Physicians are some of the highest income earners in the U.S., but physician salaries vary depending on quite a few factors. According to the U.S. Bureau of Labor Statistics, the average median salary for physicians in 2019 was $208,000. Some make less and some make far more.
So what factors contribute to the disparity in physician salaries?
There are quite a few.
Here are the five main factors that impact a physician’s compensation.
The type of medicine you practice greatly affects how much money you can earn throughout your career. While the average physician salary hovers around $208k, physicians in certain specialties make significantly more per year.
Specialties that pay an average of $400,000 or more per year include:
- Plastic surgeons
- Orthopedic surgeons
- General surgeons
One of the main reasons that these specialists earn so much more than others is the level of training and education required. The more specialized the field, the more training physicians need.
For example, while most physicians spend just three years in residency, plastic surgeons spend six years in residency, which is often followed by an additional year in a fellowship program. Neurosurgeons spend seven years in residency, sometimes followed by a fellowship of an additional two years.
In general, the more highly specialized the area of medicine is, the more money physicians in those specialties earn.
Where you practice medicine has a major effect on salary, but it has less to do with the cost of living than you might think.
Hawaii, Massachusetts, California, and New York have the highest costs of living in the country, but physicians in those states don’t always earn the biggest salaries. In fact, some of the top-paying states have a far lower cost of living index.
States where physicians can earn top dollar include:
- South Dakota
That’s because these states have a large shortage of physicians, and as the demand for physicians increases so does salary. There is no shortage of physicians who want to live and work in New York, California, or Massachusetts, so states that have a harder time attracting top medical talent have no choice but to pay more to recruit physicians to work in their region.
Years of Experience
The more experience you have under your belt, the higher your title and rank within a practice or hospital organization can be. If you work in a hospital, climbing the ranks from attending physician to department head or from department head to medical director comes with both increased responsibility and an increase in pay.
More experience may also give you the confidence as well as the financial ability to start your own practice or partner in a group practice with other physicians, both of which can increase your salary.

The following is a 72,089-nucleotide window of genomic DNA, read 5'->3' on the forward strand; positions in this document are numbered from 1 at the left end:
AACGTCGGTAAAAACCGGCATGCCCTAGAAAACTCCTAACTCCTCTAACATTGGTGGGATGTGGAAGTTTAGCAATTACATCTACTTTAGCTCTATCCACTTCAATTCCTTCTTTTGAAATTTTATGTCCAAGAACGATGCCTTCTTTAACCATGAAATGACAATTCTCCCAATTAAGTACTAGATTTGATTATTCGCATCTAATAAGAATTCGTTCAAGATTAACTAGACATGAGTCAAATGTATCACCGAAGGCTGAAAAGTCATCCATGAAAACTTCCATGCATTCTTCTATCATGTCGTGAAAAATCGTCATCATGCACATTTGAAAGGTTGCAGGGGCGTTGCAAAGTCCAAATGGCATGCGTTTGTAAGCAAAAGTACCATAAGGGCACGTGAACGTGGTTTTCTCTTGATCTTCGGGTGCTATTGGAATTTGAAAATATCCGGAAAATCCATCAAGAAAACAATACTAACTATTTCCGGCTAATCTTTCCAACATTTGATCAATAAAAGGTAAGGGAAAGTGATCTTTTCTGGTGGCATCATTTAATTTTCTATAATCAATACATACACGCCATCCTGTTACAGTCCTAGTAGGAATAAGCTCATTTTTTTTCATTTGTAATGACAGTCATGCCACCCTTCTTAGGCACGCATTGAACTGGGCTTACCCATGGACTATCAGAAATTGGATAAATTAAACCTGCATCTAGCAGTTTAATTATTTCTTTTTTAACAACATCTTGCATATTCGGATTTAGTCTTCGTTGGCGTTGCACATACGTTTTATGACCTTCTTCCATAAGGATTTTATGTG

Type of Employer
Where you work is also a factor in how much you can earn. Physicians working in community health centers and academic institutions tend to earn the least, while those in single specialty group practices and solo practices tend to earn more.
Physicians in single-specialty groups often earn the highest salary. One reason why is that single-specialty groups are in a better position to reduce operating costs than large multi-specialty groups or large hospital networks. Single specialty groups also tend to provide less Medicaid services, which means they earn more money for every patient they see.
Physicians work under different compensation models, and how you earn your income affects how much income you can earn.
The most straightforward compensation model is the straight salary model. With this model, physicians earn a flat salary and have a minimum guarantee of income. Sometimes, physicians earn a straight salary plus bonuses or incentives.
Some physicians are paid based on productivity, earning a percentage of either the billings or collections received for the patients they’ve provided care to. This model encourages physicians to be more productive, and those that work harder or work longer hours earn more than those that work less.
Other factors, such as taking on administrative duties or whether or not you’re paid for on-call hours, can also impact your salary.
Read the Full Guide to On-call Pay for Physicians fromPhysicians Thrive to learn more about which physicians receive on-call pay and which ones do not.
Physician salaries range considerably depending on specialty, level of experience, region, compensation model, and employer. If you’re getting ready to sign a new employment contract or renew an existing one, do your research to make sure that the compensation detailed in your contract is on par with what you deserve.